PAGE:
Smart Chatbots are here. No, we’re not talking about Skynet gaining consciousness and ultimately leading humanity to its demise in an almighty Judgement Day by talking to us to death (film buffs will know the date for that has already passed!).
We are talking about Artificial Intelligence-driven, interactive, software-based support. Typically, these are embedded within messaging applications and are designed to mimic conversations with a real human person.
Technology leaders such as Microsoft and Facebook see the rise of Chatbots as the all-important new interface between humans and machines and see the conversational threads as the new “apps”. The focus of these companies as well as countless others has seen increased development happening in this area.
Bots are not a new concept. Their ancestors include “Eliza” and “Parry”—an AI created in the 1960’s by a Stanford psychotherapist. Those were built to imitate a human displaying paranoid schizophrenia, and in 1973 they were set up for a bot to bot chat that revealed some interesting conversation.
Modern Chatbot Examples
Thinking about our daily interactions that are driven by communication (texts, emails, conference calls) and you realize very quickly that these interactions have been revolutionized by technology. This should come as no surprise, technology advances at an incredible pace and trying to make the world a smaller place for its 7.4 billion inhabitants is one of the key drivers for this rapid advancement.
In the HCM realm, I didn’t have to jump into my DeLorean (yes, another movie reference!) and travel 5 years into the future to see this technology. These types of interactions have been developed and are currently in use. In fact, chatbots leveraged the SAP CoPilot Web application—what SAP calls Digital Assistants—will start showing up in SuccessFactors very soon. SuccessFactors showed off this capability at SuccessConnect, demonstrating how chatbots can assist with HR tasks such as promotions and compensation.
Additionally, SuccessFactors has partnered with Slack and are developing a Slackbot for SuccessFactors Processes and interactions. Currently the Slack and SAP CoPilot-based bots are still in beta and will be available later this year.
How Chatbots Can Help HR
Typically, within an organization, HR is probably one of the most “administrative task” intensive functions. There are so many manual tasks that HR Administrators do that could be automated, such as form filling and process following.
This is where Chatbots can help HR functions become more efficient and streamlined, allowing the HR professional to concentrate on more value driven tasks. The very nature of HR is People Management and efficiencies in this area are key and intrinsic to the smooth running of the corporate “ship”.
Innovation is now coming back to the forefront of our beloved industry. Innovation that alleviates mundane tasks and drives efficiencies—that’s a two for two in my book! Organizations are embracing this technology to drive these administration intensive tasks and offload them to Chatbots. For example, a bot can interact with employees to log a sick day, pass the information to manager and complete any necessary forms in the background:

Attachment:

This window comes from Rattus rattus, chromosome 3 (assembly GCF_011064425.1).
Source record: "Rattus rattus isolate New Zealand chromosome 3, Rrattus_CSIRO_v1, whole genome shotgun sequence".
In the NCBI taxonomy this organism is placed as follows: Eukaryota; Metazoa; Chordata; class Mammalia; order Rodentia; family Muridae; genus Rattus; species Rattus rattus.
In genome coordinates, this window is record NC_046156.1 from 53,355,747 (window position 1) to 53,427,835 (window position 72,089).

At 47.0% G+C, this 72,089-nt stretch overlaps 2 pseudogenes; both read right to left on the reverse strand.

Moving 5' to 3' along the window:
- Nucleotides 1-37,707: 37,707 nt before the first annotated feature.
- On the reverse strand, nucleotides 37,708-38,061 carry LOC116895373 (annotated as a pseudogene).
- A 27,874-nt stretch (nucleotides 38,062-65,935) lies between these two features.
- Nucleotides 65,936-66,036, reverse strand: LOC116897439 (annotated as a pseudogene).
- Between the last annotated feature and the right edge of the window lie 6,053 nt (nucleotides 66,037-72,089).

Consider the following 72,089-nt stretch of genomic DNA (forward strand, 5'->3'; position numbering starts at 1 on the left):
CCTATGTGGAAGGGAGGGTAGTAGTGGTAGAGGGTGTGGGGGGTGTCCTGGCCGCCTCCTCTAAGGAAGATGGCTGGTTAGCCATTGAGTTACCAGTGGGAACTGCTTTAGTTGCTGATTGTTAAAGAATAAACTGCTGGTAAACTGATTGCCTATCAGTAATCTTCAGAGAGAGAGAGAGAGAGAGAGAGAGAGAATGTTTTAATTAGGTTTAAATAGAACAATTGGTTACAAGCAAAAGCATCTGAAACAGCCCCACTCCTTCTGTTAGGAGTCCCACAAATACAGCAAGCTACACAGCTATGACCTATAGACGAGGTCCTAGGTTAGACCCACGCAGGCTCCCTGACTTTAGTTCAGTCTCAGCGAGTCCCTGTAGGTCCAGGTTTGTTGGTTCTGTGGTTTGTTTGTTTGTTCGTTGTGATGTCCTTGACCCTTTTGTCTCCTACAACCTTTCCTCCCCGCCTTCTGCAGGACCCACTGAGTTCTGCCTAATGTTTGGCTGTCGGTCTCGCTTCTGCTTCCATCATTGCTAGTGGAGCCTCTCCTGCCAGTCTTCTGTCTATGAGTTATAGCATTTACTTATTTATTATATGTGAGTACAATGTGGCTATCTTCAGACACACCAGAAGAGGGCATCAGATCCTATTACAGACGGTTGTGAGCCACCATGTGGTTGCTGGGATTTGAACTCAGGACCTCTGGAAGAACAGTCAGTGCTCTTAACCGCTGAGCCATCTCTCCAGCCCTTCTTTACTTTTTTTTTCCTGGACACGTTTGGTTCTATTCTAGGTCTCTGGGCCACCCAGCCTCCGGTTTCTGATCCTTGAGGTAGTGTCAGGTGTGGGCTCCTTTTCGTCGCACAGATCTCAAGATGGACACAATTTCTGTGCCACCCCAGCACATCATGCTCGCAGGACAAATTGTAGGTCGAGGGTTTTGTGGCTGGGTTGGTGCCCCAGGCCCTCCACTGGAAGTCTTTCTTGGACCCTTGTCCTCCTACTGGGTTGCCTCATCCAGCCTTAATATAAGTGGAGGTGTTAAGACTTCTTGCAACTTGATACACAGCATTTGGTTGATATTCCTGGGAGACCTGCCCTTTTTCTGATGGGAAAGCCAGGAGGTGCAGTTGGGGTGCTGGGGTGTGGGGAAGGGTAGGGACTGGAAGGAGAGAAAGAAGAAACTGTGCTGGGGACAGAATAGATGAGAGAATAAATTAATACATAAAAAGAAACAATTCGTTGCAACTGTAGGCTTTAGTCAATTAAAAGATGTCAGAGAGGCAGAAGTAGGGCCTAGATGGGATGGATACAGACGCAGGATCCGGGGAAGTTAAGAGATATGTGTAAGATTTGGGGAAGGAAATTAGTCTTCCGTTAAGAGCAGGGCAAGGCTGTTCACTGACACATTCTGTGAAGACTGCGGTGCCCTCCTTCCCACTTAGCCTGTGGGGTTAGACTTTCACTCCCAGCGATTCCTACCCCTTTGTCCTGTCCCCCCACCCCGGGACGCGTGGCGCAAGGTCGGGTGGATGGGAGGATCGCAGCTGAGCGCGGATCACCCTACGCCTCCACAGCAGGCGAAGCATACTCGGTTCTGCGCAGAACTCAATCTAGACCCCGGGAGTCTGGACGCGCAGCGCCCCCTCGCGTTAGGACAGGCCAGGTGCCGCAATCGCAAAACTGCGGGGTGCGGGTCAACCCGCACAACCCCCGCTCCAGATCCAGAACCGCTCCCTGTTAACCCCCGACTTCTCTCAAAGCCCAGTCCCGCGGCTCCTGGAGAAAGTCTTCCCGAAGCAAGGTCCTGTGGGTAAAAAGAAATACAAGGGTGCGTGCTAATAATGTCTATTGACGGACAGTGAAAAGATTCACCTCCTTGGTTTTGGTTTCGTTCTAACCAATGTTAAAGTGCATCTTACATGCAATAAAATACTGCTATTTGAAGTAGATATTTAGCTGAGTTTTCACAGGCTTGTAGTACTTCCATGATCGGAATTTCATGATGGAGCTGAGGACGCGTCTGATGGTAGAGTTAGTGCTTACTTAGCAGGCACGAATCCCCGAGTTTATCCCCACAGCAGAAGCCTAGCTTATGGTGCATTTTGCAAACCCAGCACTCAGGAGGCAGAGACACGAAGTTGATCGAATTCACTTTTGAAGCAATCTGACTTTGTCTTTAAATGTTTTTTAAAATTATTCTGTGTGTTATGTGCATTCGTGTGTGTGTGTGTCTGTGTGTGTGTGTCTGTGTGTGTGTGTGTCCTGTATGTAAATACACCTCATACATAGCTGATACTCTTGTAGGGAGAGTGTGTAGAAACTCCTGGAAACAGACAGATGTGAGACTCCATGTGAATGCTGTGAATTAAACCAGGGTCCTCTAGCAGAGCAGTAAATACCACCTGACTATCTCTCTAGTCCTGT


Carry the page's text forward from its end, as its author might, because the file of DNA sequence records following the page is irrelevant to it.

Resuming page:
- Sick day acknowledged? Check.
- Manager notified? Check
- Sick Forms completed? Check
- Schedules adjusted? Check
All this occurs without having to even speak to an HR administrator who would need to do those tasks manually.
More importantly, this innovation is not just for the HR administrators, but for the everyday employee partaking in HR processes: job applications (coming back to that in a bit), 360 feedbacks, or the dreaded performance review <shudder>.
Here are two scenarios:
The first is your typical HRIS performance review where the employee is required to go through a long performance review form, rating their goals and objectives for the past year, giving justification for those ratings, checking if they completed on time, and assessing if they completed them to the best of their ability. After that, they review their competencies, organizational core competencies, the job specific competencies, rating, commenting all the while. Then onto future development activities. You get the picture.
Scenario number 2: Interacting within a chat app, being asked similar questions, conversationally (which, let’s be frank, is more natural), where the AI can take over and suggest those ratings from the answers that the employee gives in a now familiar interface. We are an interactive species and more likely to give concise, accurate information whilst conversing than we are when filling in forms.
I know which one I’d prefer, and it doesn’t entail looking at forms for 3 hours at the end of a year.
Imagine now the job application process. When you connect to the chat “agent” it has the familiar conversational flow of when speaking to a human on their keyboard. The flow would go something like this:
The “agent” then proceeds to ask questions pertaining to the application. You get the gist—essentially the system captures a job application without the candidate even having to see a form and the process is an interactive, pleasant experience.
The thought of being able to not only assist customers with their internal HRIS processes by implementing a HRIS solution, but to then be able to relieve some of the administrative burden from both HR professionals but also their customers (who are employees and potential employees) excites me as we move forward with what I believe is a truly innovative solution that benefits a wide audience.
What do you think of Chatbots in HR? Comment below or tweet at me @anupchavda!